Team rooms-areas reserved for exclusive use by one team during a season or, in the case of some football programs, year-round-may be regarded as a rite of passage by some and an inequitable luxury by others. Galles is currently involved in a case in which a Connecticut high school offers its male students a physical education locker area that includes two team rooms-one for varsity teams and one for junior varsity teams-while the girls have access to a PE area with no team rooms. In this case, the solution appears obvious. "What are you doing with boys' junior varsity having a team room and girls' varsity not having a team room?" Galles asks. "You can reallocate the existing space so that only varsity athletes have a team room - one for girls, one for boys."

An even more extreme example of inequity comes from the Division II college ranks and New Mexico Highlands University. According to Galles, who litigated a federal lawsuit against NMHU on behalf of four female student-athletes and three women's coaches last December, the school's athletic department pours money into its football program at the expense of women's athletics. The football team enjoys use of its own building - a so-called football field house adjacent to the team's stadium. Located within the field house are a football locker room, team rooms, coaches' offices, big-screen TV viewing areas, a training area and a sauna. By comparison, women's athletic programs at NMHU are housed in a separate physical education building, where one locker room is shared by as many as four teams, depending on the season.

The ultimate insult proved to be the athletic department's policy of promoting its football program by allowing local high school teams to play at its stadium. Instead of opening the posh football locker room to their prep guests, NMHU athletics officials assigned them to a locker area used by the women's volleyball team. "It was a real slap in the face to be a 22-year-old college senior and some 16-year-old is kicking you out of your own locker room," says Galles. The jury awarded undisclosed monetary damages to the athletes (two volleyball players, a softball player and a soccer player) and coaches (who had been terminated after complaining about the inequities). But unlike a successful OCR complaint, which at least carries the threat of withholding federal funds to help spur change, the lawsuit's successful outcome in no way obligates NMHU to address its locker room inequities. Only the judge can order the school to act, and a year later, Galles is still seeking injunctive relief.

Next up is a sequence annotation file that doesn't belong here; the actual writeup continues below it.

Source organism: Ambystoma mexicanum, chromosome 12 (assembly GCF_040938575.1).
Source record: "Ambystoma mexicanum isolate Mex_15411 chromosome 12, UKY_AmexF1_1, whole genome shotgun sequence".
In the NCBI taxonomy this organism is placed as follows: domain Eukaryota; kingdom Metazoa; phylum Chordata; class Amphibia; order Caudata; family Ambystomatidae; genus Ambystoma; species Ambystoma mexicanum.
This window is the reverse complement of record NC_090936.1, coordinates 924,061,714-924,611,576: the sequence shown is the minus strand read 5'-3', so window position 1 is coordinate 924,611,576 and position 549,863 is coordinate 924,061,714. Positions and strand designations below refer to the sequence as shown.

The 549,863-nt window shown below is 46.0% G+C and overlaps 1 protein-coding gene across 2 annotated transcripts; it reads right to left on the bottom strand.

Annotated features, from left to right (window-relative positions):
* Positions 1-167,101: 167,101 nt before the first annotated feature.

Some victories come easier than others, but gender-equity experts agree that any situation can be remedied. "There are answers to these problems if schools want the answer," says Lopiano. "In general, progress is being made when there are new facilities involved, but it's really slow going in terms of retrofitting the old ones." One would think that today's architects have learned from the locker room design mistakes of the past, but Galles isn't so sure. Within the past two years, she was presented with a school district's plans for a new field house-one that included exclusive locker space for football, as well as another separate team room within the boys' locker area. Meanwhile, the plan allocated one nofrills locker room for girls. "We're talking late-1990s, and the architectural firm had not even thought about putting a coaches' office in the girls' locker room," Galles says. "Somebody who is designing schools in 1999 ought to know more about Title IX.

"Architects know what the Americans with Disabilities Act requires, but they may not think about Title IX, because, frankly, Title IX only comes up in schools. So someone who designs buildings isn't necessarily going to think about making things gender equitable, but when you design schools or educational facilities, you have to do that." As an architect who has done his gender-equity homework, Hurley agrees. "Anybody who is doing those kinds of projects on a regular basis should certainly be familiar with Title IX," he says, adding that facilities built today nearly always exhibit gender equity. "If they don't, the architects didn't do their job."

Paul Steinbach is Senior Editor of Athletic Business.